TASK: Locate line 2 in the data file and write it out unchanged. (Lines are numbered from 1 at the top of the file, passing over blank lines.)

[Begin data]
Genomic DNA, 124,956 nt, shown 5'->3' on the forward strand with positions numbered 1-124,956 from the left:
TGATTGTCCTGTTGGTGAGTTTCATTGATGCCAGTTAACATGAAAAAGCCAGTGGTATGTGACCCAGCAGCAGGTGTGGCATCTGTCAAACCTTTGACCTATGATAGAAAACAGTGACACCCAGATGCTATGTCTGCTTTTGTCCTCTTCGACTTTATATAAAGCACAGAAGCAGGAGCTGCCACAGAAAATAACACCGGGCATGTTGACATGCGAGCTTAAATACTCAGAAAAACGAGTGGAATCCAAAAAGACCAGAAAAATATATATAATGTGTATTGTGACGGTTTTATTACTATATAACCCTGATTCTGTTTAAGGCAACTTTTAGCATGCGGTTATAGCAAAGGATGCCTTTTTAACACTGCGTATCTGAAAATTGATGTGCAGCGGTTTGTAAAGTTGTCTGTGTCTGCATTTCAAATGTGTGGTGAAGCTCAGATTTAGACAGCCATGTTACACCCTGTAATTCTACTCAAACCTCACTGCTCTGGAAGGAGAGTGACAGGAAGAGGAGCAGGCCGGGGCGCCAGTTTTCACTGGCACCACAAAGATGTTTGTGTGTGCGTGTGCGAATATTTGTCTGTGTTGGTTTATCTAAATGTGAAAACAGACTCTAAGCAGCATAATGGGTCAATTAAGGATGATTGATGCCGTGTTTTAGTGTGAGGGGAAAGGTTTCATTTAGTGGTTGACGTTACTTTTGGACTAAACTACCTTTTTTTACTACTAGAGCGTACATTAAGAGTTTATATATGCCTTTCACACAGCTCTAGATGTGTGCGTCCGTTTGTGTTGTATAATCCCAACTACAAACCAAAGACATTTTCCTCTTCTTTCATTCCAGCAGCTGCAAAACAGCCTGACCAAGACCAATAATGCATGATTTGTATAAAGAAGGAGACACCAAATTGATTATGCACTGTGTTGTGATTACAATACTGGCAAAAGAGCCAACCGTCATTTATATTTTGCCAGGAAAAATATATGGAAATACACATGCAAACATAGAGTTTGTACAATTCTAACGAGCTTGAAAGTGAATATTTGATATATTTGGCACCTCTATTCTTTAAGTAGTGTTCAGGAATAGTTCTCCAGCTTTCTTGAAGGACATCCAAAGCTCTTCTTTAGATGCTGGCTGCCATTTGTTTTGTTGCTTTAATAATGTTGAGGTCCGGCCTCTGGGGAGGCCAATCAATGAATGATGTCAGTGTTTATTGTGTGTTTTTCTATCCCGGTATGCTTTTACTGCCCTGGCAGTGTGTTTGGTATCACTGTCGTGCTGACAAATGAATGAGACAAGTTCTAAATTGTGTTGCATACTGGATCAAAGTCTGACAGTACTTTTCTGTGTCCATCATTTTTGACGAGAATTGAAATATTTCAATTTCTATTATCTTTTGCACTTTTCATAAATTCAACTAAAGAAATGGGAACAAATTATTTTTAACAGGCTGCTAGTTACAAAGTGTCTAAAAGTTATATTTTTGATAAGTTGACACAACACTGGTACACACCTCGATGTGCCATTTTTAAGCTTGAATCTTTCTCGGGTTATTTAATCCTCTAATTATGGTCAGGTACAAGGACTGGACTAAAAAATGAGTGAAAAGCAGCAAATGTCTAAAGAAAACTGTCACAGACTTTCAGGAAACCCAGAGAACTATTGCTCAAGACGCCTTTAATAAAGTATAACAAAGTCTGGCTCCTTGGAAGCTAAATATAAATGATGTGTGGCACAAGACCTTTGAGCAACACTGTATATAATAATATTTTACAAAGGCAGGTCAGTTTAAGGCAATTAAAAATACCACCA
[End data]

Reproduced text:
TGATTGTCCTGTTGGTGAGTTTCATTGATGCCAGTTAACATGAAAAAGCCAGTGGTATGTGACCCAGCAGCAGGTGTGGCATCTGTCAAACCTTTGACCTATGATAGAAAACAGTGACACCCAGATGCTATGTCTGCTTTTGTCCTCTTCGACTTTATATAAAGCACAGAAGCAGGAGCTGCCACAGAAAATAACACCGGGCATGTTGACATGCGAGCTTAAATACTCAGAAAAACGAGTGGAATCCAAAAAGACCAGAAAAATATATATAATGTGTATTGTGACGGTTTTATTACTATATAACCCTGATTCTGTTTAAGGCAACTTTTAGCATGCGGTTATAGCAAAGGATGCCTTTTTAACACTGCGTATCTGAAAATTGATGTGCAGCGGTTTGTAAAGTTGTCTGTGTCTGCATTTCAAATGTGTGGTGAAGCTCAGATTTAGACAGCCATGTTACACCCTGTAATTCTACTCAAACCTCACTGCTCTGGAAGGAGAGTGACAGGAAGAGGAGCAGGCCGGGGCGCCAGTTTTCACTGGCACCACAAAGATGTTTGTGTGTGCGTGTGCGAATATTTGTCTGTGTTGGTTTATCTAAATGTGAAAACAGACTCTAAGCAGCATAATGGGTCAATTAAGGATGATTGATGCCGTGTTTTAGTGTGAGGGGAAAGGTTTCATTTAGTGGTTGACGTTACTTTTGGACTAAACTACCTTTTTTTACTACTAGAGCGTACATTAAGAGTTTATATATGCCTTTCACACAGCTCTAGATGTGTGCGTCCGTTTGTGTTGTATAATCCCAACTACAAACCAAAGACATTTTCCTCTTCTTTCATTCCAGCAGCTGCAAAACAGCCTGACCAAGACCAATAATGCATGATTTGTATAAAGAAGGAGACACCAAATTGATTATGCACTGTGTTGTGATTACAATACTGGCAAAAGAGCCAACCGTCATTTATATTTTGCCAGGAAAAATATATGGAAATACACATGCAAACATAGAGTTTGTACAATTCTAACGAGCTTGAAAGTGAATATTTGATATATTTGGCACCTCTATTCTTTAAGTAGTGTTCAGGAATAGTTCTCCAGCTTTCTTGAAGGACATCCAAAGCTCTTCTTTAGATGCTGGCTGCCATTTGTTTTGTTGCTTTAATAATGTTGAGGTCCGGCCTCTGGGGAGGCCAATCAATGAATGATGTCAGTGTTTATTGTGTGTTTTTCTATCCCGGTATGCTTTTACTGCCCTGGCAGTGTGTTTGGTATCACTGTCGTGCTGACAAATGAATGAGACAAGTTCTAAATTGTGTTGCATACTGGATCAAAGTCTGACAGTACTTTTCTGTGTCCATCATTTTTGACGAGAATTGAAATATTTCAATTTCTATTATCTTTTGCACTTTTCATAAATTCAACTAAAGAAATGGGAACAAATTATTTTTAACAGGCTGCTAGTTACAAAGTGTCTAAAAGTTATATTTTTGATAAGTTGACACAACACTGGTACACACCTCGATGTGCCATTTTTAAGCTTGAATCTTTCTCGGGTTATTTAATCCTCTAATTATGGTCAGGTACAAGGACTGGACTAAAAAATGAGTGAAAAGCAGCAAATGTCTAAAGAAAACTGTCACAGACTTTCAGGAAACCCAGAGAACTATTGCTCAAGACGCCTTTAATAAAGTATAACAAAGTCTGGCTCCTTGGAAGCTAAATATAAATGATGTGTGGCACAAGACCTTTGAGCAACACTGTATATAATAATATTTTACAAAGGCAGGTCAGTTTAAGGCAATTAAAAATACCACCA